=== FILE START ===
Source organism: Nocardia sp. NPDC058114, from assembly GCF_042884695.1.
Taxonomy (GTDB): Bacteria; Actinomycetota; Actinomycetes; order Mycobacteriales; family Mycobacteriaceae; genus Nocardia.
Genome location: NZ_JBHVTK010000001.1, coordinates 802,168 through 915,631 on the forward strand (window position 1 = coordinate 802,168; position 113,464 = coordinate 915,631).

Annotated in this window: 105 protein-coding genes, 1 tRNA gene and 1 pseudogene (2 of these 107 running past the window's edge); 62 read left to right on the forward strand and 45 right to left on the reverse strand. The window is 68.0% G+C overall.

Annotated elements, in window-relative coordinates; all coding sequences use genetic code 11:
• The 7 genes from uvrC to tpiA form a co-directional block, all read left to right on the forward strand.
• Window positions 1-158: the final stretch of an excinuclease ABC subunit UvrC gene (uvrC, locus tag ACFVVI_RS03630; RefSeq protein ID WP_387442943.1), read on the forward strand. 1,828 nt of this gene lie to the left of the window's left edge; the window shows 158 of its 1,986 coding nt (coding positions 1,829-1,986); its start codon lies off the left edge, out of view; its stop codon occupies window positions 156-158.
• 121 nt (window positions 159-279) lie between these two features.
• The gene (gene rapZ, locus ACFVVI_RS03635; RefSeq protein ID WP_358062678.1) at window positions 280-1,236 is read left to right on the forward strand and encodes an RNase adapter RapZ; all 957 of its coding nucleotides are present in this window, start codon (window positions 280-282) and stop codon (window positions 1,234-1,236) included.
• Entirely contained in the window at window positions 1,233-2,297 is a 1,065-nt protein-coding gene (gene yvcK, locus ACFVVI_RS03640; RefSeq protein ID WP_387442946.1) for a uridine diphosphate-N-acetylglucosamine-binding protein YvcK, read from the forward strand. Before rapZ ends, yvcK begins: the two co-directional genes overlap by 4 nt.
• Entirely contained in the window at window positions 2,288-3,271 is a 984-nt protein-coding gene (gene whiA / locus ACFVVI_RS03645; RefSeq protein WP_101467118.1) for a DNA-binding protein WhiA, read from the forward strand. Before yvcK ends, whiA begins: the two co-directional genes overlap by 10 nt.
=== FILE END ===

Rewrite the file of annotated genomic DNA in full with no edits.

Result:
Source organism: Nocardia sp. NPDC058114, from assembly GCF_042884695.1.
Taxonomy (GTDB): Bacteria; Actinomycetota; Actinomycetes; order Mycobacteriales; family Mycobacteriaceae; genus Nocardia.
Genome location: NZ_JBHVTK010000001.1, coordinates 802,168 through 915,631 on the forward strand (window position 1 = coordinate 802,168; position 113,464 = coordinate 915,631).

Annotated in this window: 105 protein-coding genes, 1 tRNA gene and 1 pseudogene (2 of these 107 running past the window's edge); 62 read left to right on the forward strand and 45 right to left on the reverse strand. The window is 68.0% G+C overall.

Annotated elements, in window-relative coordinates; all coding sequences use genetic code 11:
• The 7 genes from uvrC to tpiA form a co-directional block, all read left to right on the forward strand.
• Window positions 1-158: the final stretch of an excinuclease ABC subunit UvrC gene (uvrC, locus tag ACFVVI_RS03630; RefSeq protein ID WP_387442943.1), read on the forward strand. 1,828 nt of this gene lie to the left of the window's left edge; the window shows 158 of its 1,986 coding nt (coding positions 1,829-1,986); its start codon lies off the left edge, out of view; its stop codon occupies window positions 156-158.
• 121 nt (window positions 159-279) lie between these two features.
• The gene (gene rapZ, locus ACFVVI_RS03635; RefSeq protein ID WP_358062678.1) at window positions 280-1,236 is read left to right on the forward strand and encodes an RNase adapter RapZ; all 957 of its coding nucleotides are present in this window, start codon (window positions 280-282) and stop codon (window positions 1,234-1,236) included.
• Entirely contained in the window at window positions 1,233-2,297 is a 1,065-nt protein-coding gene (gene yvcK, locus ACFVVI_RS03640; RefSeq protein ID WP_387442946.1) for a uridine diphosphate-N-acetylglucosamine-binding protein YvcK, read from the forward strand. Before rapZ ends, yvcK begins: the two co-directional genes overlap by 4 nt.
• Entirely contained in the window at window positions 2,288-3,271 is a 984-nt protein-coding gene (gene whiA / locus ACFVVI_RS03645; RefSeq protein WP_101467118.1) for a DNA-binding protein WhiA, read from the forward strand. Before yvcK ends, whiA begins: the two co-directional genes overlap by 10 nt.